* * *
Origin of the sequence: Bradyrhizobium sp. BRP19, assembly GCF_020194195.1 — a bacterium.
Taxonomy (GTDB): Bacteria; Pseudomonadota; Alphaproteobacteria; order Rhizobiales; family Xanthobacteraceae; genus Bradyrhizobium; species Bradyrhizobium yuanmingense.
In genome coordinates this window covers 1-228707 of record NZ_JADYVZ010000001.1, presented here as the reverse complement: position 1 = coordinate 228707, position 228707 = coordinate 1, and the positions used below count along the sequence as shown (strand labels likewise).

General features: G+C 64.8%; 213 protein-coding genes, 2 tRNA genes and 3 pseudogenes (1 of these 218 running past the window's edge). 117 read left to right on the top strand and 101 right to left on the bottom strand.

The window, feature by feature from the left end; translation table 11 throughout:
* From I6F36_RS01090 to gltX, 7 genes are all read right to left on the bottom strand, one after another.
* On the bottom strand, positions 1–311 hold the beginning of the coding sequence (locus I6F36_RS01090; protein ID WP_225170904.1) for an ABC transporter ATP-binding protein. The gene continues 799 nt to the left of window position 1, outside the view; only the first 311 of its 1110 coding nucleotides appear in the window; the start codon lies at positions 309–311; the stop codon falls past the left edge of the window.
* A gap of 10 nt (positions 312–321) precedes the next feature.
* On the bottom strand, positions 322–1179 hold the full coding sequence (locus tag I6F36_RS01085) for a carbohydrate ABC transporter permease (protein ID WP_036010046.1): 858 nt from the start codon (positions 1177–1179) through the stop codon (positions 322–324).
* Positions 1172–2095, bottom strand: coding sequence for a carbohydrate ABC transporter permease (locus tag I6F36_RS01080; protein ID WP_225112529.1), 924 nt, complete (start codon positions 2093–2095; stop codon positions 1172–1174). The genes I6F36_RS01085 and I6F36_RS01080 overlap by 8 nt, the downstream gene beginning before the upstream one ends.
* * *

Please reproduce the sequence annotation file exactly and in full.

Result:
Origin of the sequence: Bradyrhizobium sp. BRP19, assembly GCF_020194195.1 — a bacterium.
Taxonomy (GTDB): Bacteria; Pseudomonadota; Alphaproteobacteria; order Rhizobiales; family Xanthobacteraceae; genus Bradyrhizobium; species Bradyrhizobium yuanmingense.
In genome coordinates this window covers 1-228707 of record NZ_JADYVZ010000001.1, presented here as the reverse complement: position 1 = coordinate 228707, position 228707 = coordinate 1, and the positions used below count along the sequence as shown (strand labels likewise).

General features: G+C 64.8%; 213 protein-coding genes, 2 tRNA genes and 3 pseudogenes (1 of these 218 running past the window's edge). 117 read left to right on the top strand and 101 right to left on the bottom strand.

The window, feature by feature from the left end; translation table 11 throughout:
* From I6F36_RS01090 to gltX, 7 genes are all read right to left on the bottom strand, one after another.
* On the bottom strand, positions 1–311 hold the beginning of the coding sequence (locus I6F36_RS01090; protein ID WP_225170904.1) for an ABC transporter ATP-binding protein. The gene continues 799 nt to the left of window position 1, outside the view; only the first 311 of its 1110 coding nucleotides appear in the window; the start codon lies at positions 309–311; the stop codon falls past the left edge of the window.
* A gap of 10 nt (positions 312–321) precedes the next feature.
* On the bottom strand, positions 322–1179 hold the full coding sequence (locus tag I6F36_RS01085) for a carbohydrate ABC transporter permease (protein ID WP_036010046.1): 858 nt from the start codon (positions 1177–1179) through the stop codon (positions 322–324).
* Positions 1172–2095, bottom strand: coding sequence for a carbohydrate ABC transporter permease (locus tag I6F36_RS01080; protein ID WP_225112529.1), 924 nt, complete (start codon positions 2093–2095; stop codon positions 1172–1174). The genes I6F36_RS01085 and I6F36_RS01080 overlap by 8 nt, the downstream gene beginning before the upstream one ends.